May 2014 – A blog by any other name … (oh, and the discretionary trust)
I thought I would share with you my blog-naming woes. My blog began with the idea that I would share my reflections on work in private client law, having previously practiced in divorce law for 10 years or so. Now I feel that it is time that my blog, formerly called ‘travels in the land of private client law’, should come of age, and have a new name.
I have a shortlist of rejects, including:
- tax, trusts and trouble-shooting
- law and order
- where there’s a will…
- postcards from probate
Not inspired I grant you. So, PC law it is. Which does make me sing the advertising jingle of a certain computer-selling shop every time I type it. Unless anyone can very kindly come up with a snappier blog title for me?
Since I last blogged I have been grappling with the extraordinarily complicated detail of the law of trusts in this country, and have sat my STEP (Society of Trust and Estate Practitioners, awarders of hard-earned specialist private client law accreditation) diploma trusts exam. Three hours of furious scribbling in a dark room on unnecessarily difficult points of law while the sun shone and the world went on happily outside.
The conclusion I reached over the months of study was that the most flexible, multi-purpose type of trust is the discretionary trust. A discretionary trust essentially puts funds in the hand of others (the trustees) who are generally free to do as they wish with the funds, in the interests of the chosen class of beneficiaries.
Discretionary trusts allow the trustees to make sensible decisions in light of the situation of the beneficiaries at the relevant time. By comparison, fixed-interest trusts define who benefits from the trust and when. For example, a trust set up by a husband in his will might provide that the trust income is to be paid to his widow for the rest of her life. On her death the trust funds are to be paid out to the children of the family as each reaches the age of 25. This structure is rigid and (depending on the terms of the trust) may be inflexible.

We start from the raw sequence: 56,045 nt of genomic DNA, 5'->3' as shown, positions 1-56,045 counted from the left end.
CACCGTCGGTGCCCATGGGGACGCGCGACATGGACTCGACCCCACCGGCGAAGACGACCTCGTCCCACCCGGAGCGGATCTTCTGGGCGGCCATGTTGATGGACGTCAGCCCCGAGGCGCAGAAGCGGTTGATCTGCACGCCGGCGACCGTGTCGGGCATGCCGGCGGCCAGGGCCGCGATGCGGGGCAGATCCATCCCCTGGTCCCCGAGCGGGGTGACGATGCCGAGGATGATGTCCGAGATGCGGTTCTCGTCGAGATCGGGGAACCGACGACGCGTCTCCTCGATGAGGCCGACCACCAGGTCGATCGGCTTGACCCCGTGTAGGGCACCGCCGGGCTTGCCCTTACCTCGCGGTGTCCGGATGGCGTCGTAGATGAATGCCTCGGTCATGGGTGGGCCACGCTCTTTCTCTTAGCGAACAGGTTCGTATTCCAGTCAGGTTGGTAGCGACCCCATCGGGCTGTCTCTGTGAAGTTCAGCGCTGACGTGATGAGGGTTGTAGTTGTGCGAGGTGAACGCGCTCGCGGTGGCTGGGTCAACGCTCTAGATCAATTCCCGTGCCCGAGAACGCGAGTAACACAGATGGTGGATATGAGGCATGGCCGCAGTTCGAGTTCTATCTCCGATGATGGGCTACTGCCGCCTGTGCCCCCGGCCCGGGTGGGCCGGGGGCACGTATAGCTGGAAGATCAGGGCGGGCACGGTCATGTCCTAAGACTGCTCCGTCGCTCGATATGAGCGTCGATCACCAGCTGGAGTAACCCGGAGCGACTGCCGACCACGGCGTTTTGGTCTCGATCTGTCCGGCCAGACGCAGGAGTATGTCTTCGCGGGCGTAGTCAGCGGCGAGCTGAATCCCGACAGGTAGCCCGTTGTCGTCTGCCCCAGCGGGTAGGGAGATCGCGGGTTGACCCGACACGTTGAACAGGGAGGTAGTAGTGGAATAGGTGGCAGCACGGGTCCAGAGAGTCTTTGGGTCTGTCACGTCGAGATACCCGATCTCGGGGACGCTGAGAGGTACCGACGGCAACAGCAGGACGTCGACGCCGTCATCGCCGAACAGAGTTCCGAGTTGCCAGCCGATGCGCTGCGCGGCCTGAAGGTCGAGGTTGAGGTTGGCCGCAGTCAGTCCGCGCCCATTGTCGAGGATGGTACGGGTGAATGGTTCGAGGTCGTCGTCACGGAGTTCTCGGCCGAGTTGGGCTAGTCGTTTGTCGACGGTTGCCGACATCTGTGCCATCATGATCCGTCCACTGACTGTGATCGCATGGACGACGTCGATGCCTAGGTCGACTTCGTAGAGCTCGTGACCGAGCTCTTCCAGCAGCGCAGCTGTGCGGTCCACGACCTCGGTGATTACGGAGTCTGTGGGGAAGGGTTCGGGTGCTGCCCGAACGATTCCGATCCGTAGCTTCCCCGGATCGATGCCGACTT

For example, say the widow wishes to move closer to her children in London where property prices are higher. She needs capital to meet her housing needs there, but the trustees may be unable to use trust funds to meet these needs. Under a discretionary trust, the trustees can decide whether to pay out the income earned by the trust funds, or the funds themselves, to any of the beneficiaries, as and when they consider that it is in their interests to do so
Choice of trustees
The choice of trustees for a discretionary trust is crucial, in light of the extensive powers they are given, and the wide range of options available to them. The person creating the trust (the ‘settlor’) must be confident that the trustees will make decisions sensibly, reasonably and in good faith, acting exclusively in the interests of the beneficiaries, and ignoring their own personal concerns.
Letter of wishes
Guidance can be given to the trustees by the settler, in the form of a ‘letter of wishes’. The letter of wishes can give the trustees details of the beneficiaries’ situations in life, family, resources and financial responsibilities. It can also set out the settlor’s priorities for the trust funds, for example to see that each grandchild receives help with the costs of university education.
The trustees are not bound to follow the guidance set out the letter of wishes, and they must exercise their own judgment in making decisions on the trust funds. However, the letter of wishes may give invaluable guidance on the settlor’s aims in setting up the trust, and on the background of the beneficiaries for whose benefit the trust has been made.
A discretionary trust allows the trust funds to be used without restrictions which may, with the passage of time, prevent the trustees from being able to make the best use of the trust funds for those for whom they were intended to benefit.